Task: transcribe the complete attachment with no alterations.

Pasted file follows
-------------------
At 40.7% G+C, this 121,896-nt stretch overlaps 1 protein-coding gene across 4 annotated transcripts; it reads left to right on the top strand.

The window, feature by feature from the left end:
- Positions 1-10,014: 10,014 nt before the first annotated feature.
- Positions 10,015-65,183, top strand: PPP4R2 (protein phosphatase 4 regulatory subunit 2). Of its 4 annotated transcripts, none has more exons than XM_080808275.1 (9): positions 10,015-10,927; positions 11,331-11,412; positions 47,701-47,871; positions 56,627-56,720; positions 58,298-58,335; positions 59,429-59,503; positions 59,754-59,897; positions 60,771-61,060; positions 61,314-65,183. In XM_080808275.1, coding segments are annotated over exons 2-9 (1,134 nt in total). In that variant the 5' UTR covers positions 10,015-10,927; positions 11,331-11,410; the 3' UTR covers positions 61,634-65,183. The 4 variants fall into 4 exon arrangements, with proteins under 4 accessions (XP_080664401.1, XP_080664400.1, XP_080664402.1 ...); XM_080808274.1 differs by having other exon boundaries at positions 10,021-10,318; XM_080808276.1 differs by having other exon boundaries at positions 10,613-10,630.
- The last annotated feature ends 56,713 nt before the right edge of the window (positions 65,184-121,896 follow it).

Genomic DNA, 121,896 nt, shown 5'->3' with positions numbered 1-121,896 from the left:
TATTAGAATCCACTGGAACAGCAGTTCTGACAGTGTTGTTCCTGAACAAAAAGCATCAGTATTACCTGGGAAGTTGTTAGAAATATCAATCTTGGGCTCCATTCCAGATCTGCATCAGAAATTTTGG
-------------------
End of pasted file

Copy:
At 40.7% G+C, this 121,896-nt stretch overlaps 1 protein-coding gene across 4 annotated transcripts; it reads left to right on the top strand.

The window, feature by feature from the left end:
- Positions 1-10,014: 10,014 nt before the first annotated feature.
- Positions 10,015-65,183, top strand: PPP4R2 (protein phosphatase 4 regulatory subunit 2). Of its 4 annotated transcripts, none has more exons than XM_080808275.1 (9): positions 10,015-10,927; positions 11,331-11,412; positions 47,701-47,871; positions 56,627-56,720; positions 58,298-58,335; positions 59,429-59,503; positions 59,754-59,897; positions 60,771-61,060; positions 61,314-65,183. In XM_080808275.1, coding segments are annotated over exons 2-9 (1,134 nt in total). In that variant the 5' UTR covers positions 10,015-10,927; positions 11,331-11,410; the 3' UTR covers positions 61,634-65,183. The 4 variants fall into 4 exon arrangements, with proteins under 4 accessions (XP_080664401.1, XP_080664400.1, XP_080664402.1 ...); XM_080808274.1 differs by having other exon boundaries at positions 10,021-10,318; XM_080808276.1 differs by having other exon boundaries at positions 10,613-10,630.
- The last annotated feature ends 56,713 nt before the right edge of the window (positions 65,184-121,896 follow it).

Genomic DNA, 121,896 nt, shown 5'->3' with positions numbered 1-121,896 from the left:
TATTAGAATCCACTGGAACAGCAGTTCTGACAGTGTTGTTCCTGAACAAAAAGCATCAGTATTACCTGGGAAGTTGTTAGAAATATCAATCTTGGGCTCCATTCCAGATCTGCATCAGAAATTTTGG